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If I do the following:

var item2 = item1.MemberwiseClone();
item2.ID = Guid.NewGuid();

Whatever new Guid item2 gets, it will change it for item1 as well. Isn't this incorrect since a Guid is a value type? This happens for both Guid and Guid?.

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Is ID just an auto property? It could potentially do all sorts of weird things if it's not. Also, this code shouldn't care of Guid is a reference or value type. If it was a reference type you'd still be changing the reference to be a new object (although you're right, it is a value type). –  Servy Dec 5 '12 at 16:37
3  
That code can't work as MemberwiseClone is protected. Also I have tested it using a code similar to Candide below and it clearly does not happen as you have said. –  Justin Harvey Dec 5 '12 at 16:41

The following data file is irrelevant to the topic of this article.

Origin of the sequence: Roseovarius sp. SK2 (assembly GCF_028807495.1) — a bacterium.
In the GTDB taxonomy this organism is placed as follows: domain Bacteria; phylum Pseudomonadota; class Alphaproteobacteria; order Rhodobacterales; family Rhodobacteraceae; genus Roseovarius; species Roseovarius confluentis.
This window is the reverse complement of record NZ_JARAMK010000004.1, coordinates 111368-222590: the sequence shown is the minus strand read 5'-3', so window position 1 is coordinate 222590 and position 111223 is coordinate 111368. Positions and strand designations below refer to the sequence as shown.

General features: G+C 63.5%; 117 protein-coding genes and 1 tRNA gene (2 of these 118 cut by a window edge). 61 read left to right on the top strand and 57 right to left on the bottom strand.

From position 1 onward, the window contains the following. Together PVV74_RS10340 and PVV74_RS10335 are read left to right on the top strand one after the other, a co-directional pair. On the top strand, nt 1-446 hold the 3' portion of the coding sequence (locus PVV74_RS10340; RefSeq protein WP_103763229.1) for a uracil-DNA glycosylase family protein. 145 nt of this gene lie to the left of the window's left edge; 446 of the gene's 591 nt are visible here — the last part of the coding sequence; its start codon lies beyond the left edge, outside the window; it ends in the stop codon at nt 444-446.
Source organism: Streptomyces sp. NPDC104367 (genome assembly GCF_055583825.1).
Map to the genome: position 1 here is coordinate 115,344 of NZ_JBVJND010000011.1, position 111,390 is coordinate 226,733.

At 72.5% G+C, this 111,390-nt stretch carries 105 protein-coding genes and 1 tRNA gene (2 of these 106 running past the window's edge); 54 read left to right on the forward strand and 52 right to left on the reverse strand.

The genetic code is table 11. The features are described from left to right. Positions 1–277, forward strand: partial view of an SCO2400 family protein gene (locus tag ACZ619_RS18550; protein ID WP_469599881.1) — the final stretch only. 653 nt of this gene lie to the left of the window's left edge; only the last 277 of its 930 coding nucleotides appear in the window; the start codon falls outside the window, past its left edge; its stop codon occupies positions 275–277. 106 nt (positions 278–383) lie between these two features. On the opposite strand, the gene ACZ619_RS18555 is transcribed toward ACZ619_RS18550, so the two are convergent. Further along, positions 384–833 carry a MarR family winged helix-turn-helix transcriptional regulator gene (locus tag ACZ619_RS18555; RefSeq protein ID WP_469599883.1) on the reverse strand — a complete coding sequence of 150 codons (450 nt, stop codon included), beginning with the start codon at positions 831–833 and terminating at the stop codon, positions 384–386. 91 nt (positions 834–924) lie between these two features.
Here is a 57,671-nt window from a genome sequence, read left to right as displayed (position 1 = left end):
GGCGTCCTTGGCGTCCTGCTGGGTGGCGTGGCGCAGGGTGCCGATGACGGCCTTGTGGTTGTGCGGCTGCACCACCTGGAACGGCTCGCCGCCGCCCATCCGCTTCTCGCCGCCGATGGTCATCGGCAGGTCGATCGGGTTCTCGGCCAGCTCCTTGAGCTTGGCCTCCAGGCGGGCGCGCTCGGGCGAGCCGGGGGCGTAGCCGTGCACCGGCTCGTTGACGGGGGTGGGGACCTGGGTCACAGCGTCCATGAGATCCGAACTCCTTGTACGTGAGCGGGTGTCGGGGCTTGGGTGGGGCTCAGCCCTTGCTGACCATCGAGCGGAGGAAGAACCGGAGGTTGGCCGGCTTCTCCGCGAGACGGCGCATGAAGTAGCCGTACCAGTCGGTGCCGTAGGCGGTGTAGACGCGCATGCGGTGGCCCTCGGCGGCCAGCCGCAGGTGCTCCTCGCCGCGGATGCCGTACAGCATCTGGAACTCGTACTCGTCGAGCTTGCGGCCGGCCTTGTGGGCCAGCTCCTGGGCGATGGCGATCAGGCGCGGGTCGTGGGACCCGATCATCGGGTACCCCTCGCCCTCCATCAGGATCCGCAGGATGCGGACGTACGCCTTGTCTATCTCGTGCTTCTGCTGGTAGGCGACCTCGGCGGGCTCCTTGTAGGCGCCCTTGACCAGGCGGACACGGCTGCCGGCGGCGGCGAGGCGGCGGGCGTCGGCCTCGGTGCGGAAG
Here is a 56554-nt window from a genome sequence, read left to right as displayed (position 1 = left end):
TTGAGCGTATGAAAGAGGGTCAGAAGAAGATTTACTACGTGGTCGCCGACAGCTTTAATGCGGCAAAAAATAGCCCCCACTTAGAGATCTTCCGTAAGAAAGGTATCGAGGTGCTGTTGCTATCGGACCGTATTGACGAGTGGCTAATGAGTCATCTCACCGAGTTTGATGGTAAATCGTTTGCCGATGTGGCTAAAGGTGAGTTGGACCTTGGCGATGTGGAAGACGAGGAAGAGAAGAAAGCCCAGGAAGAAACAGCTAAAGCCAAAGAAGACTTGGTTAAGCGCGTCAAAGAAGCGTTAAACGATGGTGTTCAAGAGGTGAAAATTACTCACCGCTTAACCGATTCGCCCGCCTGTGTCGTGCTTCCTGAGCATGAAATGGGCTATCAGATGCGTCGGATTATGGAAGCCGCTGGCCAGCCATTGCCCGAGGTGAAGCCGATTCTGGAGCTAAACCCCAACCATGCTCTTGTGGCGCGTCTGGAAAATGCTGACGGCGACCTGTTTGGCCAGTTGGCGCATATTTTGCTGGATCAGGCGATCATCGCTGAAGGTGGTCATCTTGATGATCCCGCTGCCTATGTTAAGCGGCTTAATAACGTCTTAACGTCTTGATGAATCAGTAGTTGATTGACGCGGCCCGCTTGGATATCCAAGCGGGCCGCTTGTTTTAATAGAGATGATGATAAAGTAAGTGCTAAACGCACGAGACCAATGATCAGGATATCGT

@Tonnie can you provide us with sample working code that reproduces your issue? –  Chris Sinclair Dec 5 '12 at 17:14
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1 Answer

up vote 4 down vote accepted

There must be something wrong with your implementation. Here's an example that demonstrates usage:

class Program
{
    class A 
    {
        public Guid ID { get; set; }

        public A Clone()
        {
            return (A)this.MemberwiseClone();
        }
    }

    static void Main(string[] args)
    {
        var item1 = new A();
        item1.ID = Guid.NewGuid();

        var item2 = item1.Clone();
        item2.ID = Guid.NewGuid();

        Console.WriteLine(item1.ID);
        Console.WriteLine(item2.ID);

        Console.ReadKey();
    }
}

If you run the code as a console app, you will see that the Guids differ as the documentation says.

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Well, I figured it out, I have a Property with type of a class I have, and its ID was the same. After I clone I just call new and clone THAT as well, and all is good. –  Tonnie Dec 5 '12 at 17:16
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